Friday, July 1, 2016

Roast Carrot Soup

I know, I keep giving you carrot soup recipes, but this one was just so gorgeous I had to share it. I found it at the Kalbos Café at the West Cork Arts Centre in Skibbereen (West Cork, Ireland), when I stopped in for a quick light lunch (I’ve eaten there before). The Arts Centre itself took years to build, and opened in 2015. It’s been a very busy place ever since, and it plays an important role in the local cultural community. Brilliant move to have an place to eat right alongside it. (I tried to find a picture that showed both, but the cafe is kind of tucked in and it's hard to get both in the same shot.)

You may think of vegetable soup as a winter dish, but let me remind you that it’s cooler in Ireland than in the US in summer. Plus this is not one of those you have to stew for hours (oh, well, there is that turning on the oven thing). There are plenty of carrots in Ireland, year round, as well as other hearty root vegetables. Kind of reminds me of Massachusetts, where summer vegetables don’t really appear at the farmers’ markets until June or even July, at least in my part of the state. 

The Kalbos Cafe soup
When I ordered the soup (the special of the day) I expected something bland and comforting, but what I hadn’t expected was an intense red blast of color. As you might guess, the “body” of the soup come from the carrots, but the color comes from beets (or beetroot, as they call it there--I had to ask). Both are root vegetables with a fairly high sugar content. Roast them and they caramelize a bit, adding a sweet element to the soup, and a deeper flavor.

I’ll confess, I looked for recipes online, but they all looked like ordinary carrot soup—orange. None had this wonderful rich red color. Let me add that the dominant flavor is carrot, not beet (as a child I used to gag at the taste of beets, so I’m still wary of them).

At the café it was served simply, with a piece of brown bread and some butter. If you want to dress it up, you could add a dollop of sour cream and a sprig of dill or another herb. Also note that this is vegan—all vegetable, unless you want to use chicken stock. It’s simple, healthy and tasty—what more could you ask?

Roasted Carrot Soup


1 lb carrots, peeled and cut into chunks
1/2 lb beets, peeled and cut into chunks
1 medium onion, thickly sliced
2 Tblsp good olive oil

Preheat the oven to 400 degrees F. In a bowl, toss the carrots, beets and onion with the olive oil, then spread them in a single layer on a large rimmed baking sheet. 

Roast for about 20 minutes, stirring a couple of times (so they don’t stick), until they are tender and beginning to brown around the edges.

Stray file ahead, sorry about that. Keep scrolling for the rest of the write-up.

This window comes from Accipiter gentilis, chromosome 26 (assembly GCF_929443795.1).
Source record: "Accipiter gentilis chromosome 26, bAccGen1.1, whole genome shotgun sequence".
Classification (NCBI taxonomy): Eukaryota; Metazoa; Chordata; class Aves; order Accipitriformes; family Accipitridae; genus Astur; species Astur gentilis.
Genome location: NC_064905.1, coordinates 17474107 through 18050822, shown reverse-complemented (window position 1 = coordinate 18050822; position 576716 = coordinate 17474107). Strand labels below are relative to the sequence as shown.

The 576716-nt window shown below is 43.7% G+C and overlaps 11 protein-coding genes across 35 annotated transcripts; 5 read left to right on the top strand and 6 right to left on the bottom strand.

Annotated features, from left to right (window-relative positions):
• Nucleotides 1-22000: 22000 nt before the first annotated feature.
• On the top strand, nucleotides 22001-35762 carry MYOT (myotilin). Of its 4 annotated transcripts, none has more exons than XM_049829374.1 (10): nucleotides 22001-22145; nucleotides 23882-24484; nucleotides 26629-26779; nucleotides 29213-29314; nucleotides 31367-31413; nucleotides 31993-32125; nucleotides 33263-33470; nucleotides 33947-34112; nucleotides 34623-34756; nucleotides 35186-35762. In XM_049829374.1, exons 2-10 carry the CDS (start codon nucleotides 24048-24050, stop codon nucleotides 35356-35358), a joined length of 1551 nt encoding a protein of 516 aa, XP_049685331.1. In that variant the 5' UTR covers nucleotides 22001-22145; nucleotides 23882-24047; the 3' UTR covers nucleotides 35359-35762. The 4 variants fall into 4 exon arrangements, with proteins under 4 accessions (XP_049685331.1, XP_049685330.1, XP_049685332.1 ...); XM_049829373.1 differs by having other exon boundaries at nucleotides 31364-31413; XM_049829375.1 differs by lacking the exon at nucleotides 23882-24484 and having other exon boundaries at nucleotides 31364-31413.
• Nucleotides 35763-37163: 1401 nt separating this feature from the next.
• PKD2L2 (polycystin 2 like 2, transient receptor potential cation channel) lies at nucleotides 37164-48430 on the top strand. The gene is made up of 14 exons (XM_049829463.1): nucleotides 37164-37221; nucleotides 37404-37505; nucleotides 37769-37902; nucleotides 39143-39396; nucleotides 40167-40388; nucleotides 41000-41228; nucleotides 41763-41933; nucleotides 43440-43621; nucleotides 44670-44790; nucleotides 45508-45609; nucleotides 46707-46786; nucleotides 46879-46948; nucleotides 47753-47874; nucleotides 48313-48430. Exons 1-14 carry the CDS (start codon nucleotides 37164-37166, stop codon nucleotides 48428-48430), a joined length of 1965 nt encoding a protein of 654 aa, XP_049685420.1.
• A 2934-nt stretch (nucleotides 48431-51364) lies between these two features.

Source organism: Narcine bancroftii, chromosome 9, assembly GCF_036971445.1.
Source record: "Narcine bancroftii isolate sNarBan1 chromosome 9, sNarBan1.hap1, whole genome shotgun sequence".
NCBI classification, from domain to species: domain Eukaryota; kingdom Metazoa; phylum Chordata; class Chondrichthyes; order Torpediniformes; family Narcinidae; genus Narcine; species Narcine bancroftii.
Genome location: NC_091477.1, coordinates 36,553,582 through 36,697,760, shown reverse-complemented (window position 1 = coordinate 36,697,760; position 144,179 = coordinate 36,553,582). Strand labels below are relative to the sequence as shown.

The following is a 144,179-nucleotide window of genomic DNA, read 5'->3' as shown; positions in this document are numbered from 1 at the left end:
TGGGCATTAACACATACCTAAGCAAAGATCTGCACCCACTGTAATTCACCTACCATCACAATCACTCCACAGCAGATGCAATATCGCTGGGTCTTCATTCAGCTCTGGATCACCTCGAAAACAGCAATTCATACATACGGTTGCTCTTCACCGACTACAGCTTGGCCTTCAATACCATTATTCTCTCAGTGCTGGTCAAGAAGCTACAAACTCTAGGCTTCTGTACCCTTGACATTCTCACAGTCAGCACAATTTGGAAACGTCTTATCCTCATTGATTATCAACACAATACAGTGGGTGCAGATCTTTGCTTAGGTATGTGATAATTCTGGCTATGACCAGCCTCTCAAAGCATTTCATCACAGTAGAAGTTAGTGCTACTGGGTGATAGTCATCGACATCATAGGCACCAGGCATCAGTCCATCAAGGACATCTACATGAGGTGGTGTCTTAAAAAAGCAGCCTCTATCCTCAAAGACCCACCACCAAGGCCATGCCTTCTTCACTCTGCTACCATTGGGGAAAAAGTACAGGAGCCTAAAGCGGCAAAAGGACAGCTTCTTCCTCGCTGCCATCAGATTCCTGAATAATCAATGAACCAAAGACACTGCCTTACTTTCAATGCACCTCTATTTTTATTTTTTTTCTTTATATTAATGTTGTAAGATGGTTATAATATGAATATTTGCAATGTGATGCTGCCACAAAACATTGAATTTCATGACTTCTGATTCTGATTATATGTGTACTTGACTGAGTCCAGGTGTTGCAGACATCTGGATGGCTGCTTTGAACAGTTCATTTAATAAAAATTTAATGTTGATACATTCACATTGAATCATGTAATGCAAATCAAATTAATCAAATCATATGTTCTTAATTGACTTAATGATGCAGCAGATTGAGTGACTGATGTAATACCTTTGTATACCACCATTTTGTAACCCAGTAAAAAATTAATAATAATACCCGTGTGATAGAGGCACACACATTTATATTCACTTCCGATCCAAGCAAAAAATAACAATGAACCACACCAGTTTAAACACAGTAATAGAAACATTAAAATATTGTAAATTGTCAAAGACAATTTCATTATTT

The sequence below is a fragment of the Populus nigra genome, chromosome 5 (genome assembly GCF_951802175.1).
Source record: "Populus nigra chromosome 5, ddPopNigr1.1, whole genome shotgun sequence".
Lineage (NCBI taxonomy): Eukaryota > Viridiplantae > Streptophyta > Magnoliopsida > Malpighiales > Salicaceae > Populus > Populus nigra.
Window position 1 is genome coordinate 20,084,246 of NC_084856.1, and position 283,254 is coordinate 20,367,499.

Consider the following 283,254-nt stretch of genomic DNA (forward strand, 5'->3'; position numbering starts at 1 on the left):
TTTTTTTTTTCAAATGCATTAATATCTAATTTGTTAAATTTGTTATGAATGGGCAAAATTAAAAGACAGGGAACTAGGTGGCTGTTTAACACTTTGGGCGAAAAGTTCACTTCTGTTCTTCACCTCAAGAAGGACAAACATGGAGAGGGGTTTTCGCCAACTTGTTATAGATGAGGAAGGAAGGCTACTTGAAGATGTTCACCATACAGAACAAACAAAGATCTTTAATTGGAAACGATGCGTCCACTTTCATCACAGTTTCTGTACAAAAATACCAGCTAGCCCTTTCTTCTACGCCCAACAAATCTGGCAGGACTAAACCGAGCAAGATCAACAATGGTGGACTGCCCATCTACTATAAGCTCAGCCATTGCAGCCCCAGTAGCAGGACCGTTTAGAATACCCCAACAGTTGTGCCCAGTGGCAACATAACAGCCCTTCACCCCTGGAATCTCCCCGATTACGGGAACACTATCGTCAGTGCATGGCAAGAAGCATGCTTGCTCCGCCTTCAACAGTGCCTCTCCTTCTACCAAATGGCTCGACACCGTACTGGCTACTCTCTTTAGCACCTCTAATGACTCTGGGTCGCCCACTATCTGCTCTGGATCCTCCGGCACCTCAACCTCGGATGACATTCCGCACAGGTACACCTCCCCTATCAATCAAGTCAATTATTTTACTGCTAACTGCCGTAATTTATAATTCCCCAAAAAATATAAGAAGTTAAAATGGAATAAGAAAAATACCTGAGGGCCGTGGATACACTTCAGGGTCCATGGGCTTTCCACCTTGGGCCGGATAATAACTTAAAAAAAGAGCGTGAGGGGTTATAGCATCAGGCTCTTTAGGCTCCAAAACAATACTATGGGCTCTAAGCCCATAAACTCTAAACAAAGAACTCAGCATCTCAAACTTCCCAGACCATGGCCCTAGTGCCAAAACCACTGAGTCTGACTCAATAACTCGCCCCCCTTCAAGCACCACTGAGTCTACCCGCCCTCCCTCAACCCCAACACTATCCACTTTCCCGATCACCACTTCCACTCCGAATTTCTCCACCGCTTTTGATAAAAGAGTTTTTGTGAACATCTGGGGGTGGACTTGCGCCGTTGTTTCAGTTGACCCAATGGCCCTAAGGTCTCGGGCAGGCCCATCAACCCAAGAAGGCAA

4 cups stock (chicken or vegetable)
Salt and freshly ground pepper, to taste

Place the cooked vegetables in a large saucepan. Add the stock, cover and bring to a boil. Simmer over low heat until all the vegetables are tender (about 20 minutes).

Bought this at a yard sale across the street
for $3. I've used it a lot.
Puree the soup in a blender or food processor (to whatever smoothness you desire), or use an immersion blender. Keep the soup warm in the pan, and season with the salt and pepper. (If it's too thick for you, add a bit more stock, or even water.)

Serve in deep bowls. If you want to dress it up, add a dollop of crème fraiche and maybe a sprig of dill. Serve immediately. (This recipe makes about four servings.)

My nod to the Fourth of July: it's
red, white and blue!

Note: in winter you can add other vegetables as well—butternut squash, parsnips, sweet potato—to make it a heartier soup. You can also spice it up with a dash of pepper sauce or chile powder—it’s a very versatile recipe!

My feeble effort to add an Irish design

I'll stop rambling on about all things Irish soon, I promise. I am working on other books, really--the next Irish one (still nameless), another Orchard mystery, another Relatively Dead story, a short story or two...


  1. Brilliant idea to mix carrots and beets for that fiery sunset color. I'm a fan of borscht and carrot soup so this is going to be a treat to make. Thank you, Sheila, and I always love hearing about your Irish adventures and the research that fuels your writing. Cheers!

    ~ Cleo

  2. Please don't stop rambling about all things Irish! You are making me want to visit Ireland so much! I love your books that describe Ireland so richly! Thanks!

    1. Happy to oblige! And I'm so glad the food there keeps getting better. People were telling me that West Cork has become a foodie haven--I agree!

  3. I couldn't get this site to accept my comment yesterday.
    I put them on your FaceBook page.